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Saturday, 17 Feb 18 - Tux Machines is a community-driven public service/news site which has been around for over a decade and primarily focuses on GNU/LinuxSubscribe now Syndicate content

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Top 5 Free First-Person Shooting Games for Linux

Filed under
Gaming

crowdedbrain.co.uk: At one time, asking if Linux could play games elicited laughter and disappointment. However this is starting to change and dozens of high quality games have been released to run on Linux platforms.

some howtos:

Filed under
HowTos
  • Setting Up Ubuntu to Share Video, Music, Pictures with Your PlayStation 3

  • Thumbnails for Samba Shares in Nautilus
  • How to ‘Watch’ Over Your Linux System Automatically
  • 3D acceleration in virtual machines - Part 2: VirtualBox & OpenGL
  • Upgrading Slackware
  • Global command in VIM
  • How to Install Standalone Flashplayer in Linux

SCaLE 7x is Open for Registration

Filed under
Linux

ostatic.com: The Southern California Linux Expo opened registration for its 2009 event on December 30th. The event will take place February 20-22nd, 2009, in Los Angeles, California.

CrunchBang Linux Review : Dark, Evil, and it has the Mark of The Beast

Filed under
Linux

penguinway.net: This UK based distribution has attracted a lot of attention lately. I decided to give this new distribution a try. CrunchBang 8.10.01 is based on Ubuntu Intrepid, uses the lightweight window manager Openbox and has GTK+ applications.

Back To Basics: Unix Differences in Utilities

omnitraining.net: One thing is for certain: Unix is complicated. Linux does it one way, Solaris another, and all the BSDs, yet another. Fortunately there is some logic behind the differences.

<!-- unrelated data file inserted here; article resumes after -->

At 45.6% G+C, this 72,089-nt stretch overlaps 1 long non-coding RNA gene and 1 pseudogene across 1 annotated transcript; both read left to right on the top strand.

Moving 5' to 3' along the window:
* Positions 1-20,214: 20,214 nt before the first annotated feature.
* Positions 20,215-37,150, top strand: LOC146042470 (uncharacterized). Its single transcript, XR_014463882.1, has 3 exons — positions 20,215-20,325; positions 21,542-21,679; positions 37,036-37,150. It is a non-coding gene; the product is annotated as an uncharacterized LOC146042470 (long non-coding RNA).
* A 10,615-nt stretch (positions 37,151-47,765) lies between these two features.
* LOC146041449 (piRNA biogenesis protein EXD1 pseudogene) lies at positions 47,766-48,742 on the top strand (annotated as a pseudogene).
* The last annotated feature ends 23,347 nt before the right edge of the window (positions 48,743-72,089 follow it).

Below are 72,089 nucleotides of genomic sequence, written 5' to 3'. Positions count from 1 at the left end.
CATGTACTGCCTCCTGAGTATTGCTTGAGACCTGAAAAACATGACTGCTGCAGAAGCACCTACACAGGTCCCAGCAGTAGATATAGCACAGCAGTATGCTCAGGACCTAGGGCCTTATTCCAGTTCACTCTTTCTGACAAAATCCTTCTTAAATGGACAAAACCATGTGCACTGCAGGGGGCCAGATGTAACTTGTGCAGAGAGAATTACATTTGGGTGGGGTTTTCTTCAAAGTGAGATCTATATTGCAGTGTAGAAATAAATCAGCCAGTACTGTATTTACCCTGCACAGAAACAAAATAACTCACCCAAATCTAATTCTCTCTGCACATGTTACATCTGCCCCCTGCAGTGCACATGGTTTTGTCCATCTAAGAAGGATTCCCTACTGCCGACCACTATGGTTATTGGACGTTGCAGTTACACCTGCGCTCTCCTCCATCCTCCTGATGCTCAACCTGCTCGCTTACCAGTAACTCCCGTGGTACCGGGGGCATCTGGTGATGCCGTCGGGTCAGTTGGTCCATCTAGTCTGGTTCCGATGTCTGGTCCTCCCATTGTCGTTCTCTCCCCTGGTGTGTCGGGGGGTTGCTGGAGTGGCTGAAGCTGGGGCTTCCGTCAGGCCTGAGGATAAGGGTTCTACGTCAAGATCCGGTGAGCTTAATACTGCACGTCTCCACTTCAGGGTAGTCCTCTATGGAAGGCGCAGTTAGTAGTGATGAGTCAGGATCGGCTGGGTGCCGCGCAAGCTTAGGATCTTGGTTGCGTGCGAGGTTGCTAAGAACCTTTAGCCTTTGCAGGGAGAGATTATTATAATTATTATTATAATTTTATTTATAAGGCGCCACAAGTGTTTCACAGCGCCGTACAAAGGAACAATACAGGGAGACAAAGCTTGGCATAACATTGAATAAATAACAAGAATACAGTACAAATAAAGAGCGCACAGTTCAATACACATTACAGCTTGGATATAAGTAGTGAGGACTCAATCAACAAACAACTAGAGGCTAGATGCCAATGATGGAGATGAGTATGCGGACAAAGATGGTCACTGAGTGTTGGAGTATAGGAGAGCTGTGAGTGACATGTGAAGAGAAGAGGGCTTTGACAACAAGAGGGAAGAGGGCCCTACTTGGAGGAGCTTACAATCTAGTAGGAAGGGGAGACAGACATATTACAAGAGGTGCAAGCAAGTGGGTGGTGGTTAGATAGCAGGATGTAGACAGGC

Gimp Keeps You Organized In 2009

Filed under
GIMP

oneclicklinux.com: If you're like most computer users, you probably have a digital camera and scanner. So, you're saving a lot of images and photos on your computer.

OpenSolaris 08.11 first impressions

Filed under
OS

techpad.co.uk: I've just installed OpenSolaris 08.11, and I must say, it's really rather cool.

Linux Gazette January 2009 Available

Filed under
Linux

The January issue of Linux Gazette is online and ready for public consumption. Some highlights include Gnuplot in Action, Sendmail and Dovecot e-mail on RHEL 5, and Using Hyperestraier to search your stuff.

Please vote in latest Poll

Filed under
Site News

Almost everyone likes to tell their chosen Linux distribution. It's like your favorite football team or music group. Please let tuxmachines visitors and Linux Format readers know your favorite distribution by voting in our latest poll. I need about 250 more votes - so vote now!

open source last and this year

Filed under
OSS

Ubuntu and Mac

Filed under
Mac
Ubuntu

It's a Bird, It's a Plane, It's Super Ubuntu

Filed under
Ubuntu

news.softpedia: We are pleased to announce yet another Ubuntu-based Linux distribution, this time... with "super powers," called Super Ubuntu.

Who Gives a Crap About Open-Source Software?

Filed under
OSS

redshtickmagazine.com: Source code is the set of instructions that some programmer wrote for your electronic device. That programmer may very well have been me, and I may have told that device to despise you and to do anything in its power to make your life hell. In truth, I didn’t do that. I’m a mediocre programmer, but if I was more talented, I certainly could. I could because you would let me.

The Google Linux desktop has arrived

Filed under
Linux
Google

blogs.computerworld: Google has been slowly, but surely, displacing Microsoft as the number one PC technology company. Google has done it by misdirection. Now founders of the stealth startup Mobile-facts, have found that you can take Google's smartphone operating system, Android, and use it as a desktop operating system.

Whoops! downtime...

Filed under
Site News

Whoops, I did it again. Big Grin The approximate 1/2 hour downtime wallago was due to user error this time.

Will OpenOffice.org Go to the Ball this Year?

Filed under
OOo

computerworlduk.com: I remain perplexed by the state of OpenOffice.org. Since 2.0, I've had practically no problems - no crashes at all that I can remember. What's not to like? Plenty.

My Distro Is Better Than Your Distro

Filed under
Linux

pthree.org: I was hanging out in ##linux on Freenode this morning, willing to help anyone out who needed it, and I came smack into the middle of an argument about why Gentoo is the best distribution in the world, and Debian is the worst.

The way is cleared for Debian 5

Filed under
Linux

heise-online.co.uk: The Debian developers have decided to release the upcoming Debian 5 (Lenny) with proprietary firmware files to expedite the completion of the Linux distributions next release.